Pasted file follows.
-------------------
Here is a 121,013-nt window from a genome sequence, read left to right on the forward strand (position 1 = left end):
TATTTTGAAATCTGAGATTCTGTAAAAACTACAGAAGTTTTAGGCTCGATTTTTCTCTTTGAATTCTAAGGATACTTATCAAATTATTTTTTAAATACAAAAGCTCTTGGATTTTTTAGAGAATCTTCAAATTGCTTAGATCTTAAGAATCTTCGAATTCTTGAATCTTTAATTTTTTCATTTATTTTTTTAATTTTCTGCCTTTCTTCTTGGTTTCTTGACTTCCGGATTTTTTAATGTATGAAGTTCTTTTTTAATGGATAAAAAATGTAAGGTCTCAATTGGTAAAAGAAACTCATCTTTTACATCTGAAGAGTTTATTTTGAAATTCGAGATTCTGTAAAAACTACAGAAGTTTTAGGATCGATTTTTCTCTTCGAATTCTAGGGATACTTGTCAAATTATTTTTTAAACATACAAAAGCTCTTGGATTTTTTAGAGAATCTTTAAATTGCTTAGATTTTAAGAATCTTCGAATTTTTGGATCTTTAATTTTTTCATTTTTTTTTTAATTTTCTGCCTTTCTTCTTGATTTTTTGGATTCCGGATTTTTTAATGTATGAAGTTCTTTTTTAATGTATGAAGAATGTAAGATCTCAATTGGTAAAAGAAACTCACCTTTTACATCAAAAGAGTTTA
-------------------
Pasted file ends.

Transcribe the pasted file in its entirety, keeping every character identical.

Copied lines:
Here is a 121,013-nt window from a genome sequence, read left to right on the forward strand (position 1 = left end):
TATTTTGAAATCTGAGATTCTGTAAAAACTACAGAAGTTTTAGGCTCGATTTTTCTCTTTGAATTCTAAGGATACTTATCAAATTATTTTTTAAATACAAAAGCTCTTGGATTTTTTAGAGAATCTTCAAATTGCTTAGATCTTAAGAATCTTCGAATTCTTGAATCTTTAATTTTTTCATTTATTTTTTTAATTTTCTGCCTTTCTTCTTGGTTTCTTGACTTCCGGATTTTTTAATGTATGAAGTTCTTTTTTAATGGATAAAAAATGTAAGGTCTCAATTGGTAAAAGAAACTCATCTTTTACATCTGAAGAGTTTATTTTGAAATTCGAGATTCTGTAAAAACTACAGAAGTTTTAGGATCGATTTTTCTCTTCGAATTCTAGGGATACTTGTCAAATTATTTTTTAAACATACAAAAGCTCTTGGATTTTTTAGAGAATCTTTAAATTGCTTAGATTTTAAGAATCTTCGAATTTTTGGATCTTTAATTTTTTCATTTTTTTTTTAATTTTCTGCCTTTCTTCTTGATTTTTTGGATTCCGGATTTTTTAATGTATGAAGTTCTTTTTTAATGTATGAAGAATGTAAGATCTCAATTGGTAAAAGAAACTCACCTTTTACATCAAAAGAGTTTA